Here is some info to get you pointed in the correct direction:
When you try to measure the telescoping tube type capacitance directly it
likely requires quite a bit of lead length to connect to the test equipment.
These leads are basically a high impedance transmission line with a length of
several degrees and produces an inductive value that has to be deducted from
the actual capacitive value. This correction makes the measured C much greater
than it really is.
To calculate the capacitance directly, see your ARRL Handbook early chapters
for the formula. It basically says Area of one plate (square inches) times
.224 times number of plates -1 (or 1 in the tubing case) = pF for one inch
spacing. You then divide this number by the actual spacing to reach a new value
for air dielectric. You then multiply this number by the square root of the
dielectric constant of the insulating material to derive the final pF value.
You in effect have two plates of differing areas due to difference in the
i.d. of the large tube and o.d. of the small tube. I would guess you can use an
average of these two values and be pretty close. If the insulator is a poly
material the dielectric constant will be in the range of 2.3 or so. You can
find good info on this with a Google search.
Using your numbers, the plate area average is 1.78 sq inches per lineal inch
and a capacitance of 6 pF per inch in air. Assuming a 2.3 dielectric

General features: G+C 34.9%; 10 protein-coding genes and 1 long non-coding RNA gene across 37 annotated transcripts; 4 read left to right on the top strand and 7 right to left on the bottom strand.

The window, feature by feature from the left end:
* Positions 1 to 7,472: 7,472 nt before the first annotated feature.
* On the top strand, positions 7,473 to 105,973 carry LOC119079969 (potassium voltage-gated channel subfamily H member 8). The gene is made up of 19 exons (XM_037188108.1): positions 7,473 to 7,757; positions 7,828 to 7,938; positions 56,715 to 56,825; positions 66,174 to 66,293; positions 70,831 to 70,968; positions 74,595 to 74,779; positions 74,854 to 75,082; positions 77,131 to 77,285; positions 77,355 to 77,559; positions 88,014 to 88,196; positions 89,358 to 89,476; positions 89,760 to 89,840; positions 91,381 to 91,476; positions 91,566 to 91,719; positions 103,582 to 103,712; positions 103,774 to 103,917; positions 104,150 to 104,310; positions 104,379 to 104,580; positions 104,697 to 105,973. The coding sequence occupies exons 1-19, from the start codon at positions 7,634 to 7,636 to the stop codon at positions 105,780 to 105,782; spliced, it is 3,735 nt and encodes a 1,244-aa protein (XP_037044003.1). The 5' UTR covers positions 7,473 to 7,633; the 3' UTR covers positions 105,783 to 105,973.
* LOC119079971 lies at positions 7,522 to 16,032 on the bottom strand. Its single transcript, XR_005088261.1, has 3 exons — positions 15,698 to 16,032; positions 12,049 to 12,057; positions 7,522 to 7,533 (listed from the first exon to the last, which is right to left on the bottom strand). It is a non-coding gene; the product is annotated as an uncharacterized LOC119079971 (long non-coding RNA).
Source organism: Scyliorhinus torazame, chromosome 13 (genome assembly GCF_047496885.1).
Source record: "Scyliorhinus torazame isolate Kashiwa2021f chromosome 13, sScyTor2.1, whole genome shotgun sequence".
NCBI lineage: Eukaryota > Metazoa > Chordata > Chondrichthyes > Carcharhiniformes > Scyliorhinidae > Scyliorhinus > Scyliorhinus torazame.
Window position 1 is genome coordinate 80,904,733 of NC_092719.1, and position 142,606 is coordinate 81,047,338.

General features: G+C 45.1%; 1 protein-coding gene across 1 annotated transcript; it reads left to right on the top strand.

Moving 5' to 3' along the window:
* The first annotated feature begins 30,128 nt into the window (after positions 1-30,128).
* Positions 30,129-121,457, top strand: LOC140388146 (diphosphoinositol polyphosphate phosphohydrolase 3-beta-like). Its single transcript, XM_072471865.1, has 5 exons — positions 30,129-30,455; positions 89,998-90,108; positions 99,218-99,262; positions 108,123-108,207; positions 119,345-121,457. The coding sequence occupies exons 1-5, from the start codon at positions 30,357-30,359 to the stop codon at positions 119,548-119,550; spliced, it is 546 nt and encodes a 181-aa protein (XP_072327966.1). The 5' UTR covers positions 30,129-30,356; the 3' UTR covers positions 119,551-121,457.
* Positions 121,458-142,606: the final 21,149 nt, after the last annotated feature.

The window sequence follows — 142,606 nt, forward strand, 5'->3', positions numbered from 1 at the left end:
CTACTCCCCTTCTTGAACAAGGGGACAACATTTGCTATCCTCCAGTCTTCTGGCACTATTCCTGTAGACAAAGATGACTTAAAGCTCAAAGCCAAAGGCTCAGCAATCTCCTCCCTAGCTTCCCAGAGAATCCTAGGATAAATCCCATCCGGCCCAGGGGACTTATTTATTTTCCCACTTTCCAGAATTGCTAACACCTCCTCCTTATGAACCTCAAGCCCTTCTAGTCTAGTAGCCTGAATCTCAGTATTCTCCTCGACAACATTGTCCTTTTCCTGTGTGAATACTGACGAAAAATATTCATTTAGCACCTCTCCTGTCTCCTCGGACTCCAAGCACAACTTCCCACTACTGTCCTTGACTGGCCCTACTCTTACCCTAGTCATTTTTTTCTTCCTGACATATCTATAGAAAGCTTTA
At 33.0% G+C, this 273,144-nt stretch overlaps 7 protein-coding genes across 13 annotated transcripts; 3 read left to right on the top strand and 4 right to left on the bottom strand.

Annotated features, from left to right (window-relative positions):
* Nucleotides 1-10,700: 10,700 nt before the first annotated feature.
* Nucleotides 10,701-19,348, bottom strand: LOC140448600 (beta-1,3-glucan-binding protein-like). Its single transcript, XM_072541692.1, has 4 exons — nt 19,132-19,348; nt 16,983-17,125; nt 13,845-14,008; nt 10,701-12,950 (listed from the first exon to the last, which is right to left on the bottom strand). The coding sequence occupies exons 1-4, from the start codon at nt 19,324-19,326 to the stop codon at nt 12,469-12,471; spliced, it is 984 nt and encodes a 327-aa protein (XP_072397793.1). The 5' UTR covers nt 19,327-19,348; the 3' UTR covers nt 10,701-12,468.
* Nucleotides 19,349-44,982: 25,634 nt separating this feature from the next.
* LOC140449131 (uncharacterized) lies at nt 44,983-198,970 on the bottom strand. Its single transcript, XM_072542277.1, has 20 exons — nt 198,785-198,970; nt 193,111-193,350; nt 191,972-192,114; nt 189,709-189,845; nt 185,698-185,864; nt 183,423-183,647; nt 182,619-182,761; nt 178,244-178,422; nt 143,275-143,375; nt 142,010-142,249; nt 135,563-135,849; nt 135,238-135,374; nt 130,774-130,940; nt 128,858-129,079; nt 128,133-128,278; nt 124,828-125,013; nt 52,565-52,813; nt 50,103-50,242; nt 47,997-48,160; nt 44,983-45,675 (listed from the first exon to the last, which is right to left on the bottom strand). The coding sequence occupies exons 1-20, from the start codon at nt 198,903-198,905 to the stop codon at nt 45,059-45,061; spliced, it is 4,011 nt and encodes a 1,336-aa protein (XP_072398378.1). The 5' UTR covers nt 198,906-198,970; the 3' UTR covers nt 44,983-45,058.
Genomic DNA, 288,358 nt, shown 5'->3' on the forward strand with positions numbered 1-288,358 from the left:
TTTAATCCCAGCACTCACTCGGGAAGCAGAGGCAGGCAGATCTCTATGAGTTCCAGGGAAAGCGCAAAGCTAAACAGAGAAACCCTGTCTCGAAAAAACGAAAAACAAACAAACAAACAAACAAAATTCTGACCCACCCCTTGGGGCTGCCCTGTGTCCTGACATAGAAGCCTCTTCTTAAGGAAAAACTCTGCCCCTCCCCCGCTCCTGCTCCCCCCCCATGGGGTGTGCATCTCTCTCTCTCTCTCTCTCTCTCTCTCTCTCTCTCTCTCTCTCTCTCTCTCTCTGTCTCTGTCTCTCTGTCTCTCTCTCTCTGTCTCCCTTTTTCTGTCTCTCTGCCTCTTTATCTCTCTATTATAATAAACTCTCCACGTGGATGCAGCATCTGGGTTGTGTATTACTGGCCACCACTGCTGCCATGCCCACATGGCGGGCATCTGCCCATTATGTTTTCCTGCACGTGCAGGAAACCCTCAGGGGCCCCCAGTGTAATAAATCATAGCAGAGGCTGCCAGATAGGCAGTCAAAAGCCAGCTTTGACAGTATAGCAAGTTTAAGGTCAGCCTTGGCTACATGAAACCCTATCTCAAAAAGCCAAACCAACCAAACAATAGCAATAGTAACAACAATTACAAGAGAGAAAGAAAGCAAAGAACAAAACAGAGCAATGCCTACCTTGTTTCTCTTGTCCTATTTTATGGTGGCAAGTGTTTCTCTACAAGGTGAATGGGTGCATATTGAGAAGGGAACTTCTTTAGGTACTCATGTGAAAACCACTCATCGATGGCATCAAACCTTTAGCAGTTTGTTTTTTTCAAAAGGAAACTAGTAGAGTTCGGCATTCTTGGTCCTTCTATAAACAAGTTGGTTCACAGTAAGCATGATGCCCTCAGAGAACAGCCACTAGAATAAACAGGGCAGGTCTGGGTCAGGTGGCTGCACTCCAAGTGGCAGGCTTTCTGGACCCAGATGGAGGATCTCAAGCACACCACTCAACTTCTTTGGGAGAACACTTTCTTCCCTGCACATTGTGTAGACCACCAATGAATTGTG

constant then a total of 9.1 pF per inch.
The tube capacitor can also be calculated as a transmission line problem
with more precision but this is a whole different procedure that is beyond the
scope of what you need since the device is adjustable in value.
In your case where you see a good match at 21400 KHz, I would be tempted to
increase the length of the driven element about 1 percent to see if the sweet
spot moves frequency closer to where you want it.
firstname.lastname@example.org_ (mailto:email@example.com) writes:
It's what I have and as pointed out, all elements are shorted to the
boom. I don't want to re-invent the wheel here, this is just a once a
year Field Day antenna.
That said, we have considered cutting the driven element in half
inserting some fiberglass, use a DX Engineering BEB-2 clamp, re-scale
the steps for proper length and test that. If it was going up for more
than 24 hours we would probably go that route.
For now, I just want to understand how a variable air capacitor is made
out of two sections of tubing in order to get me 85.5pF or provide a
range of say 50pF to 150pF.
I KNOW how to use coax to mechanically make a gamma. I KNOW how to
mount it. I know how to short it. What I DON'T know is how long to
make the tubes in order to provide me the desired amount of
capacitance. The best response so far was 20pF per foot. But per foot
of what? 3/4 tubing? 1/2" tubing? Where is the formula or something
concrete so I can...
1. Reverse engineer what I have so I can find out what I have.
2. Re-build what I have so it works, because right now it doesn't.
3. Learn how to build a tube air variable capacitor for future projects
and personal education.
It's not in the Antenna Handbook and Dave Leeson's book doesn't take
long for me to begin to glaze over. I've dug through Dave's book but I
see only where it makes reference to gammas. The actual formula must be
buried somewhere in there.
I'm willing to put in the effort and willing to RTFM, but I need some
help! Thanks and 73!
Dino - K6RIX
> -------- Original Message --------
> Subject: Re: [TowerTalk] The simple Gamma Match?
> From: K7LXC@aol.com
> Date: Thu, May 18, 2006 8:00 am
> To: firstname.lastname@example.org
> My question is why a gamma match in the first place? It's an unbalanced
> feed. My preference is a hairpin which is easier to build and balanced.
> Steve K7LXC
> TOWER TECH
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